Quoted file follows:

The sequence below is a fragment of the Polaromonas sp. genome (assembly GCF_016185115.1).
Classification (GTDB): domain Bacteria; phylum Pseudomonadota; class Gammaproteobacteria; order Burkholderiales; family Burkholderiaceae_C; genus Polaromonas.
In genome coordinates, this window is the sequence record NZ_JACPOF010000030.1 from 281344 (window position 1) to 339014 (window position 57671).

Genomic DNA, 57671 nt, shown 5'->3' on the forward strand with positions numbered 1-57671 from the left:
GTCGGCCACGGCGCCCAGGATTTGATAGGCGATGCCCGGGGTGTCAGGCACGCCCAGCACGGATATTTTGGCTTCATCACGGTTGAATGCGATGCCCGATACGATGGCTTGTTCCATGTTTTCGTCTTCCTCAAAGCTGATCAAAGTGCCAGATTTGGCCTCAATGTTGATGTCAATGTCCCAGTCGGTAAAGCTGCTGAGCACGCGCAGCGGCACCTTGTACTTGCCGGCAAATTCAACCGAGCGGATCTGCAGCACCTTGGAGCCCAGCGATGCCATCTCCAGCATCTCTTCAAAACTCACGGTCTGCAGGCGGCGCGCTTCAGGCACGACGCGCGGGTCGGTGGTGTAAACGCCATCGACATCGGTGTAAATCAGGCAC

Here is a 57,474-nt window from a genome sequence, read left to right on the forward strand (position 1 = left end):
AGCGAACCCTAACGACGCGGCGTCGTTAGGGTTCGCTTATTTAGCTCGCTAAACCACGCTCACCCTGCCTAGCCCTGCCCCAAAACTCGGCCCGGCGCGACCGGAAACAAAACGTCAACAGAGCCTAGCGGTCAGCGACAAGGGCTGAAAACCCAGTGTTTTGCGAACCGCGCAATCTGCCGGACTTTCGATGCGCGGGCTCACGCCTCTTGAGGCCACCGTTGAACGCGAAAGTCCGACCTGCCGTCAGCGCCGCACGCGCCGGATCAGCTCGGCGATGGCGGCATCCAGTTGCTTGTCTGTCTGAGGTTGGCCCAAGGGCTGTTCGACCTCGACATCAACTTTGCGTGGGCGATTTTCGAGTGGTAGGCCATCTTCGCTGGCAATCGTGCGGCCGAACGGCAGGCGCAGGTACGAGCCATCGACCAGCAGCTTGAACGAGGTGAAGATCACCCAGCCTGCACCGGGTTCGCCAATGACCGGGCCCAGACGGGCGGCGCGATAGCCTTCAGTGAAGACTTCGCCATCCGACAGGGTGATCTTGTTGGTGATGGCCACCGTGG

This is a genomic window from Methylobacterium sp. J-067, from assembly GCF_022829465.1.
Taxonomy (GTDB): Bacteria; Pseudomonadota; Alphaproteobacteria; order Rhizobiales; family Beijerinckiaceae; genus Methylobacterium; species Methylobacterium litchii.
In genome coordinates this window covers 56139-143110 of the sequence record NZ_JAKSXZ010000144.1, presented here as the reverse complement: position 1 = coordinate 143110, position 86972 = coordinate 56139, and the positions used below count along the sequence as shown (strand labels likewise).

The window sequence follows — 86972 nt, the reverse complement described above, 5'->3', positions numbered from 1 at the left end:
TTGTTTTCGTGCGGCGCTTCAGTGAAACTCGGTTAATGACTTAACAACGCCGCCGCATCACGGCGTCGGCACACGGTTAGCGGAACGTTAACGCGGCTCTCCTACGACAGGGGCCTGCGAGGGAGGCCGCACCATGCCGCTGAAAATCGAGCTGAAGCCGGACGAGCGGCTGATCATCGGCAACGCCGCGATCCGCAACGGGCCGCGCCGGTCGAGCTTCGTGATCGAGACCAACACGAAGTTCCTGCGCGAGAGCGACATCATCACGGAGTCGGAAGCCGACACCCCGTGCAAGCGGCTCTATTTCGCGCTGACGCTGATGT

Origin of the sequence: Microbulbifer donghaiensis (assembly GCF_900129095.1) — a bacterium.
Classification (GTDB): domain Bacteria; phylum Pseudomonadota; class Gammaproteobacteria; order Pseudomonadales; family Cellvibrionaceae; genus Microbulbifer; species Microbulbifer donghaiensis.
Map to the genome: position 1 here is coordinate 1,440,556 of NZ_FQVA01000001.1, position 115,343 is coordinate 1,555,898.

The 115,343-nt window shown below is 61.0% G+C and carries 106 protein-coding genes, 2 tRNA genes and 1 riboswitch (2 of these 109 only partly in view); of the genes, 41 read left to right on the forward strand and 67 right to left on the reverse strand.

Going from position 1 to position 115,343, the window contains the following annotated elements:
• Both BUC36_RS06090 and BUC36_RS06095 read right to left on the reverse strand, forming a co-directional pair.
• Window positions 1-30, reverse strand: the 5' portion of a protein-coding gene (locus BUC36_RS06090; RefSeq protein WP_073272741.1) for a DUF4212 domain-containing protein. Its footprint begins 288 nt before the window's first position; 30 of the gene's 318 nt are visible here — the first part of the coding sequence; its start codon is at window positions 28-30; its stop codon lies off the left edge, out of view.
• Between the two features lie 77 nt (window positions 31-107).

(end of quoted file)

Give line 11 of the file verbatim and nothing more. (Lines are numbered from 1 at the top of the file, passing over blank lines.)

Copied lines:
The window sequence follows — 86972 nt, the reverse complement described above, 5'->3', positions numbered from 1 at the left end: